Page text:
There are so many different types of smokers. We mostly use Cookshack smokers. We started out with the Cookshack Smokette SM-009 in about 2004 and we have used the heck out of that smoker. In the past few years, we’ve added a larger one with some upgraded bells and whistles. We smoke briskets, pork butts, chicken, bacon, tasso, beans, salmon and we really do use our smokers a lot. We also have several others that work off lump charcoal (vs. briquettes) and a big barrel type smoker that takes wood or lump charcoal. Those are more for Vince to use while I use the electric ones.
Chad has a barrel type, as well as an electric one.
Chad mostly uses the barrel smoker when he’s home all day and able to watch it and add wood as needed. Otherwise, he uses the electric one.
This is the Pit Boss Copperhead. It’s very easy for Nicole to use. It uses pellets (where the Cookshacks use pieces of wood). It can be any wood you want to use. We prefer fruit woods – cherry, apple, and we like pecan and oak. Mesquite is way too strong for my taste and I’m not crazy about hickory. I will use hickory in a bind but I’ll hardly ever use mesquite, which is sad because it’s available everywhere in our area. Fruit woods are a bit harder to come by so I either get them from Chad or have to buy them.
For the barrel smoker, Chad will build a fire and get the temp rising before putting his meat in there. Then, with a damper of sorts, he controls the temp, adding more wood as necessary.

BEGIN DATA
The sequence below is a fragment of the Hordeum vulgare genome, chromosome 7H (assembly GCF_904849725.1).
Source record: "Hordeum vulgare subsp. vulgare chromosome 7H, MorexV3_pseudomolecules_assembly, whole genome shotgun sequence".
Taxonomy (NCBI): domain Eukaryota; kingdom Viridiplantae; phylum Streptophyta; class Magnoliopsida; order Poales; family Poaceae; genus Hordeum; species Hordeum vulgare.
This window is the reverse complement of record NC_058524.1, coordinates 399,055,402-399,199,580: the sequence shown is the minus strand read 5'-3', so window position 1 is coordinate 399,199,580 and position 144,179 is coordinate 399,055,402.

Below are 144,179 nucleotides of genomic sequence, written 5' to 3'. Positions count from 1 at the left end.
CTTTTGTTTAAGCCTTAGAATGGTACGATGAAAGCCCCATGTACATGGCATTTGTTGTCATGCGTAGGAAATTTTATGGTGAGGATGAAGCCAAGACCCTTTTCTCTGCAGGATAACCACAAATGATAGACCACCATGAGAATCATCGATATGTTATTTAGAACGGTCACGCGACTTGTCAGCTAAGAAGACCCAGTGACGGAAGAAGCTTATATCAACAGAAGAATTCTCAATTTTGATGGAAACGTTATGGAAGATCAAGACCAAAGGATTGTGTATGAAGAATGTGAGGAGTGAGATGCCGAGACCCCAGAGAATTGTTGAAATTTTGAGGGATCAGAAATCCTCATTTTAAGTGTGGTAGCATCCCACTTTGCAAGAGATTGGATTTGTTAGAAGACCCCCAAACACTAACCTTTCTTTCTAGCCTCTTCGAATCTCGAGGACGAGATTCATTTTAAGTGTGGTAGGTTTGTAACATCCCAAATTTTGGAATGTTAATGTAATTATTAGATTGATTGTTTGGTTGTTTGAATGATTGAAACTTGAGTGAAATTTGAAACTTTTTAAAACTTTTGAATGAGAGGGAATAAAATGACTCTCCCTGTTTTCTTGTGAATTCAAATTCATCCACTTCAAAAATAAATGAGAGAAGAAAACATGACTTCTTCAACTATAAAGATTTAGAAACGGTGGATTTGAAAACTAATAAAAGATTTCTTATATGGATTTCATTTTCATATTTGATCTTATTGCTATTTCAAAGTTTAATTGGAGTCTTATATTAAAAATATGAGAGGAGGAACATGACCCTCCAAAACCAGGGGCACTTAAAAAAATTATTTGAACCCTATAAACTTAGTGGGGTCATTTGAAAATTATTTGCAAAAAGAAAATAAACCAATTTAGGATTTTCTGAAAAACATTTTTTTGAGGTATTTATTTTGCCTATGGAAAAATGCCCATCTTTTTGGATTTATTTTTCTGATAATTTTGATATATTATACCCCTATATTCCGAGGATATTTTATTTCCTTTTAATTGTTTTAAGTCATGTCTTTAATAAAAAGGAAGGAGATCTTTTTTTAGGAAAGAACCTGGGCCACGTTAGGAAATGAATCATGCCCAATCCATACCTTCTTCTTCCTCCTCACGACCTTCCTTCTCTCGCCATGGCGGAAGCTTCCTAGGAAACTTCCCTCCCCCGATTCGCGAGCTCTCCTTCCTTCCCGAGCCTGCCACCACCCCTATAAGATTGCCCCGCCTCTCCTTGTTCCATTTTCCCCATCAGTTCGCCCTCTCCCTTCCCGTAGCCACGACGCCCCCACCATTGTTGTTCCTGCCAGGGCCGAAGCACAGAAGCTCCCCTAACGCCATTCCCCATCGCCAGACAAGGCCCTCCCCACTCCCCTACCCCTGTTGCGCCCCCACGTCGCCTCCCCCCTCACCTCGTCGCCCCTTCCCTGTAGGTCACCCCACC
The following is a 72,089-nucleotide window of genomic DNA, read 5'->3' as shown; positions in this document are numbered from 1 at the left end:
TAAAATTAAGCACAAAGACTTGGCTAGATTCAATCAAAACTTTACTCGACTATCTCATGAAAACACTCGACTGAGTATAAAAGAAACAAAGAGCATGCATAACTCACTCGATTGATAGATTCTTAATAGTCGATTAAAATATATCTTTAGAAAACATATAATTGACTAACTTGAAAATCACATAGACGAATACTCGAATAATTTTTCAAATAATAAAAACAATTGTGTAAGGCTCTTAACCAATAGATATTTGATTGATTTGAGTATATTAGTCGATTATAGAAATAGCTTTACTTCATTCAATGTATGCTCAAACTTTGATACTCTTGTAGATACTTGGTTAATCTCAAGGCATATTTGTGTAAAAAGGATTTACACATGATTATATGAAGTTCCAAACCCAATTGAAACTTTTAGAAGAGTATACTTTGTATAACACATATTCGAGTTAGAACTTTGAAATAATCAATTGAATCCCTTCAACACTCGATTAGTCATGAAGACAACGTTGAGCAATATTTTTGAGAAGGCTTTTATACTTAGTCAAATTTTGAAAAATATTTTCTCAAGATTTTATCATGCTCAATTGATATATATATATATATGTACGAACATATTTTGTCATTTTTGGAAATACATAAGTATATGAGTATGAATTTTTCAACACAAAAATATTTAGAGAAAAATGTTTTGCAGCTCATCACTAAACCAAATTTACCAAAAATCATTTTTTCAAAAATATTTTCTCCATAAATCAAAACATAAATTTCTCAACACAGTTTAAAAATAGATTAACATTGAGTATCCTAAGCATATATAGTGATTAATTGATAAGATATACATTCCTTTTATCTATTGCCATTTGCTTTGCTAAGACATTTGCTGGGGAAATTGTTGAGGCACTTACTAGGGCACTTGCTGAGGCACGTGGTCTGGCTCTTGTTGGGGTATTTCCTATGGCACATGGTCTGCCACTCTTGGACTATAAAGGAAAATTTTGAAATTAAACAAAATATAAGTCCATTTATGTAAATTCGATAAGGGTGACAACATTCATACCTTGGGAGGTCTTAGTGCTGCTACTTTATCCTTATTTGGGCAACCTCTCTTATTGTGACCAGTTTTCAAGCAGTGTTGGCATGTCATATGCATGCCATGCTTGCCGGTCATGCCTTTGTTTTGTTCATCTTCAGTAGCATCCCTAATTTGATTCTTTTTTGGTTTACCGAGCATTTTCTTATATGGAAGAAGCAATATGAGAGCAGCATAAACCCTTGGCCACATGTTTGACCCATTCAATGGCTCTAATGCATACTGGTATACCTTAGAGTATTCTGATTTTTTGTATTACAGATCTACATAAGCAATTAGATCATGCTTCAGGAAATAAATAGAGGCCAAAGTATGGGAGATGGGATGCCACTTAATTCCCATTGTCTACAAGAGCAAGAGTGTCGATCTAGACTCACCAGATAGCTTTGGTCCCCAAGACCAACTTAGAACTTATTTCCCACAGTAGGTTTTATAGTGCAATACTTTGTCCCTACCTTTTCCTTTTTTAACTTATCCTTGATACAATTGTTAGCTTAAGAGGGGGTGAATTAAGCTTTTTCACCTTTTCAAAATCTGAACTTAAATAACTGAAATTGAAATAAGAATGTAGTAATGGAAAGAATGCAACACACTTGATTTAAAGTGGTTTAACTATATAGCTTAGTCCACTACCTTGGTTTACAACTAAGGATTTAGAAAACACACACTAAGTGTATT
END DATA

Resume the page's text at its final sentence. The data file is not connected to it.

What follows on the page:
With the electric smokers, the heat comes from electricity. The smoke is only for adding flavor. I’ve heard, and Chad repeated, that within four hours, the meat has taken on as much smoke flavor as it’s going to get. We still cook low and slow because that will render the fats, keeping the meet very moist and flavorful.
While I consider smoking an art and something I’m constantly trying to improve upon, it can also be simple and easy. For a whole chicken, I season it a day before I’m going to smoke it, oil the skin to keep it from drying and cracking, stick in the smoker and let it smoke. If I can keep it on the smoker for a couple of hours at 225, I’m happy. I will leave it longer if I’m busy or not home, but no matter how long it’s been in the smoker, I still stick it in the oven at about 375 using convection, for at least half an hour, to crisp up the skin. If the chicken has only been on the smoker a short time, I’ll leave it in the oven longer. The bottom line is that I finish it off in the oven til the internal temp is 165.
There are many charts on the internet but here’s one for the internal temp meat should be before eating.
I do enjoy smoking and obviously, Chad does too.
Of course, you do not need an expensive smoker to get great results. If you’re not in the market for a Cookshack or a Pit Boss, shop around and find one that suits your needs.